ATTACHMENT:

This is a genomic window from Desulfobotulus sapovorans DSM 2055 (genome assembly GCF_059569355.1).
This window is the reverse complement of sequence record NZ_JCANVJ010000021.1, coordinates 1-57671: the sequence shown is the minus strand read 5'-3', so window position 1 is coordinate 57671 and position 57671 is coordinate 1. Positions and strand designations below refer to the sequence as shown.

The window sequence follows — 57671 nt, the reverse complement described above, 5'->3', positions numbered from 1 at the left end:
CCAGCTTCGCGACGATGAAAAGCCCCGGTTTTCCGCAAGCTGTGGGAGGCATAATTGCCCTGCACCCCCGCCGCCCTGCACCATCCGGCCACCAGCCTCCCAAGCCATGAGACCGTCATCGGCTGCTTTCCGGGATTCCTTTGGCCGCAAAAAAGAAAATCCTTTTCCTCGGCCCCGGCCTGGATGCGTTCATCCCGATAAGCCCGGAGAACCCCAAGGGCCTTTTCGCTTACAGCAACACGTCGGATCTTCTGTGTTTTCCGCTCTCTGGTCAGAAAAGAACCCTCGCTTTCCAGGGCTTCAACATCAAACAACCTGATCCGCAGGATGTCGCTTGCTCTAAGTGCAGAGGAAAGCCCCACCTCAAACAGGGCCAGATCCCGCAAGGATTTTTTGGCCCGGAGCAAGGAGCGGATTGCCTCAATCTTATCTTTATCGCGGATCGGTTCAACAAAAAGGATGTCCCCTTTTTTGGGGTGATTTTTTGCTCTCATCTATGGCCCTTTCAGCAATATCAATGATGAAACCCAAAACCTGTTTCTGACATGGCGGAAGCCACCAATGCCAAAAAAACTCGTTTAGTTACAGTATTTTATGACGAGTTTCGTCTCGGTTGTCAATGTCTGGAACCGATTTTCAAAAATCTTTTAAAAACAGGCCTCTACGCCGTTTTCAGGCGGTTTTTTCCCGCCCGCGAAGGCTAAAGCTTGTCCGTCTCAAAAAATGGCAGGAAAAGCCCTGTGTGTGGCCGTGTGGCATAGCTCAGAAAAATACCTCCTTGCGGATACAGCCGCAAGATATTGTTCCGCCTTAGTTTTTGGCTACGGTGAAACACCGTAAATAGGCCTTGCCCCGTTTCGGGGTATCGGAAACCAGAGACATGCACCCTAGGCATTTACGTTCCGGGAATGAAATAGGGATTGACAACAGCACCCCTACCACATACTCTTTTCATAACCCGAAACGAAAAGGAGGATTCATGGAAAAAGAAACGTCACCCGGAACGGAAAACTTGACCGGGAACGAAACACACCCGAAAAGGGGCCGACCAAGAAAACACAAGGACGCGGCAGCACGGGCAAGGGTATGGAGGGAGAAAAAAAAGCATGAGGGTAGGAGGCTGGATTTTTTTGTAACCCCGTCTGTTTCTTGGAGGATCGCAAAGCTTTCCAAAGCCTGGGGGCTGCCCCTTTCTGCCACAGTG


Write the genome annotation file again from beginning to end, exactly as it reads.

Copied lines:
This is a genomic window from Desulfobotulus sapovorans DSM 2055 (genome assembly GCF_059569355.1).
This window is the reverse complement of sequence record NZ_JCANVJ010000021.1, coordinates 1-57671: the sequence shown is the minus strand read 5'-3', so window position 1 is coordinate 57671 and position 57671 is coordinate 1. Positions and strand designations below refer to the sequence as shown.

The window sequence follows — 57671 nt, the reverse complement described above, 5'->3', positions numbered from 1 at the left end:
CCAGCTTCGCGACGATGAAAAGCCCCGGTTTTCCGCAAGCTGTGGGAGGCATAATTGCCCTGCACCCCCGCCGCCCTGCACCATCCGGCCACCAGCCTCCCAAGCCATGAGACCGTCATCGGCTGCTTTCCGGGATTCCTTTGGCCGCAAAAAAGAAAATCCTTTTCCTCGGCCCCGGCCTGGATGCGTTCATCCCGATAAGCCCGGAGAACCCCAAGGGCCTTTTCGCTTACAGCAACACGTCGGATCTTCTGTGTTTTCCGCTCTCTGGTCAGAAAAGAACCCTCGCTTTCCAGGGCTTCAACATCAAACAACCTGATCCGCAGGATGTCGCTTGCTCTAAGTGCAGAGGAAAGCCCCACCTCAAACAGGGCCAGATCCCGCAAGGATTTTTTGGCCCGGAGCAAGGAGCGGATTGCCTCAATCTTATCTTTATCGCGGATCGGTTCAACAAAAAGGATGTCCCCTTTTTTGGGGTGATTTTTTGCTCTCATCTATGGCCCTTTCAGCAATATCAATGATGAAACCCAAAACCTGTTTCTGACATGGCGGAAGCCACCAATGCCAAAAAAACTCGTTTAGTTACAGTATTTTATGACGAGTTTCGTCTCGGTTGTCAATGTCTGGAACCGATTTTCAAAAATCTTTTAAAAACAGGCCTCTACGCCGTTTTCAGGCGGTTTTTTCCCGCCCGCGAAGGCTAAAGCTTGTCCGTCTCAAAAAATGGCAGGAAAAGCCCTGTGTGTGGCCGTGTGGCATAGCTCAGAAAAATACCTCCTTGCGGATACAGCCGCAAGATATTGTTCCGCCTTAGTTTTTGGCTACGGTGAAACACCGTAAATAGGCCTTGCCCCGTTTCGGGGTATCGGAAACCAGAGACATGCACCCTAGGCATTTACGTTCCGGGAATGAAATAGGGATTGACAACAGCACCCCTACCACATACTCTTTTCATAACCCGAAACGAAAAGGAGGATTCATGGAAAAAGAAACGTCACCCGGAACGGAAAACTTGACCGGGAACGAAACACACCCGAAAAGGGGCCGACCAAGAAAACACAAGGACGCGGCAGCACGGGCAAGGGTATGGAGGGAGAAAAAAAAGCATGAGGGTAGGAGGCTGGATTTTTTTGTAACCCCGTCTGTTTCTTGGAGGATCGCAAAGCTTTCCAAAGCCTGGGGGCTGCCCCTTTCTGCCACAGTG